Akiem Hicks finally earned the recognition he deserved in 2018 with his first trip to the Pro Bowl, and playing on the NFL’s No. 1 defense provided the national attention he should have received in his first two years with the Bears.

He’s a solid interior pass rusher, but where he dominates is in run defense, leading the NFL in run stops last season according to Pro Football Focus.

When Hicks beats an offensive lineman at the line of scrimmage to make a big tackle in the backfield, it’s a work of art, and he revealed the secret to those flashy plays on NFL Game Pass.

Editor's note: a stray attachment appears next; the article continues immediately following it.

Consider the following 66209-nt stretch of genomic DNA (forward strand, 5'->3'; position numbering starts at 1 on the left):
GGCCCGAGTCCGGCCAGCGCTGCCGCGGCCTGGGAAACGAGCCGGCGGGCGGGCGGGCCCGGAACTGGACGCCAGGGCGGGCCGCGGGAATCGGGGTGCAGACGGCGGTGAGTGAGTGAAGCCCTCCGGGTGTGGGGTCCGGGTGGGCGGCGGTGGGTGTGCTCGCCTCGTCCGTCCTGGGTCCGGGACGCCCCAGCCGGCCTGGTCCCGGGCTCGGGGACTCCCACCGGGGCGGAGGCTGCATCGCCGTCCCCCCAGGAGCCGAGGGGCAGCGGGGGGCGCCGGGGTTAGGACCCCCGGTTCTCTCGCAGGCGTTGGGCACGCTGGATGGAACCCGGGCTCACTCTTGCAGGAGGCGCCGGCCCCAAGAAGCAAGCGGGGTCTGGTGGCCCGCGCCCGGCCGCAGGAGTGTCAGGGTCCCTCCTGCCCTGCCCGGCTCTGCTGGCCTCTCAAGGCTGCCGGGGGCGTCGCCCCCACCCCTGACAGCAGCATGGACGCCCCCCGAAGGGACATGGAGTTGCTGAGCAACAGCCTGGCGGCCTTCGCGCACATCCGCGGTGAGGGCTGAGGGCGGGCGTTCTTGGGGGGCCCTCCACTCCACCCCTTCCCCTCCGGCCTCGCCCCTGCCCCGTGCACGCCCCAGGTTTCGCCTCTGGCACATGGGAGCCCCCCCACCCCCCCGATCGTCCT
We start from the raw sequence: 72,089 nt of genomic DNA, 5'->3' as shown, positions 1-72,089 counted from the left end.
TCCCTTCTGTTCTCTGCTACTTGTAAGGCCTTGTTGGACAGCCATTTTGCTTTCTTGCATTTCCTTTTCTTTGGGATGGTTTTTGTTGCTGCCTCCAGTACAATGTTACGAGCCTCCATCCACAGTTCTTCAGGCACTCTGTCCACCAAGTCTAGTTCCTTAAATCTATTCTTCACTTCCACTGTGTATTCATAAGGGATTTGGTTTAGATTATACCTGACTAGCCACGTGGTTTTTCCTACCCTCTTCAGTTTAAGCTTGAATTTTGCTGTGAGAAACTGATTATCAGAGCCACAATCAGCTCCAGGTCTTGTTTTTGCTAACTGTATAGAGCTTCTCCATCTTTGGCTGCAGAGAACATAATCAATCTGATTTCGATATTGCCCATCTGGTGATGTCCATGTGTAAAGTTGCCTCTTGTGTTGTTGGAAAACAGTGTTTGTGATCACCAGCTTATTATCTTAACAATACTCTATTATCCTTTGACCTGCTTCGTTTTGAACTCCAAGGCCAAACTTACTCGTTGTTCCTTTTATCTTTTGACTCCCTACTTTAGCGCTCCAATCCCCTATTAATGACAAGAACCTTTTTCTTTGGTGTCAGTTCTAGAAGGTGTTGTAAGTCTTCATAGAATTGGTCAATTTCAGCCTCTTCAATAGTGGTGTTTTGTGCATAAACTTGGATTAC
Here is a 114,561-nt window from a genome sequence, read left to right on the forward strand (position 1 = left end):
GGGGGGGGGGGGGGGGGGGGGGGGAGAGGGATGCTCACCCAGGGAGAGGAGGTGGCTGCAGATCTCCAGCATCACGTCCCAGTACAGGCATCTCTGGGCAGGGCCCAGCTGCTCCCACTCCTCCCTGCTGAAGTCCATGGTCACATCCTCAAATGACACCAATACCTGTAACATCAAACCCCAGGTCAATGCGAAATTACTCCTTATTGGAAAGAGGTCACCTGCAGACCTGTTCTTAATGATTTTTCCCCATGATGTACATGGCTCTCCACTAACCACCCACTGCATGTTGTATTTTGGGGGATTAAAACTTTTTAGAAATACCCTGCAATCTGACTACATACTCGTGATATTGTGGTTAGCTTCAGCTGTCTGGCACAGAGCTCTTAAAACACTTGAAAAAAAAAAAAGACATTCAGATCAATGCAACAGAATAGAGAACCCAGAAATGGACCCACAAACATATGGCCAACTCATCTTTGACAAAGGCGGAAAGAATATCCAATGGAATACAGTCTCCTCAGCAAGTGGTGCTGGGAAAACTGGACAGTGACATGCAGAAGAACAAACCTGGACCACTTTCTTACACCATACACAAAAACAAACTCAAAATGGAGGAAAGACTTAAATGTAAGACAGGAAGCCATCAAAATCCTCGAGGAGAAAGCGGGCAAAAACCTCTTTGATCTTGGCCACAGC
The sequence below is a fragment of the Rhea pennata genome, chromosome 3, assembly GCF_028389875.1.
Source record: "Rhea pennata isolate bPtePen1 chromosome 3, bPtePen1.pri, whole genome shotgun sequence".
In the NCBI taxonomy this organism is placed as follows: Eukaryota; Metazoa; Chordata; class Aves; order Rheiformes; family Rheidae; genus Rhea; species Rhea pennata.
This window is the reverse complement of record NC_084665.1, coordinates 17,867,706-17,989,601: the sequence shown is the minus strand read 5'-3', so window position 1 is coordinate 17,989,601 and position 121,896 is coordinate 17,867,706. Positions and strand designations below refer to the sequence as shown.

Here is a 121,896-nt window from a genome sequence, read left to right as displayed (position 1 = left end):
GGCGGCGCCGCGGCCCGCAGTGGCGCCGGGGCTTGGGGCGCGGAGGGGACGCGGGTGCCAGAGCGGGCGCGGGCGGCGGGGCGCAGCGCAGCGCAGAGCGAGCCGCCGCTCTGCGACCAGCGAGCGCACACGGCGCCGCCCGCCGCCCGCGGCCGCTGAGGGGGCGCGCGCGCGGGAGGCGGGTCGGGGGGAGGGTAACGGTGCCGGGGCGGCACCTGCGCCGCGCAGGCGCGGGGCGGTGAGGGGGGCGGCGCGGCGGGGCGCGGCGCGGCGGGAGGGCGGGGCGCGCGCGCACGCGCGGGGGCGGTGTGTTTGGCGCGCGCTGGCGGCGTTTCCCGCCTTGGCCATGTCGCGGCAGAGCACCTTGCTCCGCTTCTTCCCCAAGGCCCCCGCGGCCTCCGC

He broke down the film of a play against the Green Bay Packers where he beats center Corey Linsley because he knew right guard Jordan McCray was going to pull to the left.

“I read it before the snap happens. I know that McCray is going to pull just based off his stance,” Hicks said. “I know his stance for every play that he’s going to do. I’m going to be at least 75 percent right.”

Hicks looks at how much weight an offensive lineman is putting on his hand, how far apart his legs are and how much bend is in his hips.

“If you do your due-diligence as a defensive lineman and prepare like a professional during the week, you’re going to know,” Hicks said.

Any little deviation from a normal stance is an indicator to Hicks of what the play is going to be, and that pre-snap knowledge keeps him a step ahead of the blocker in front of him.

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Vegas sets Mitchell Trubisky’s pass TD total at 26.5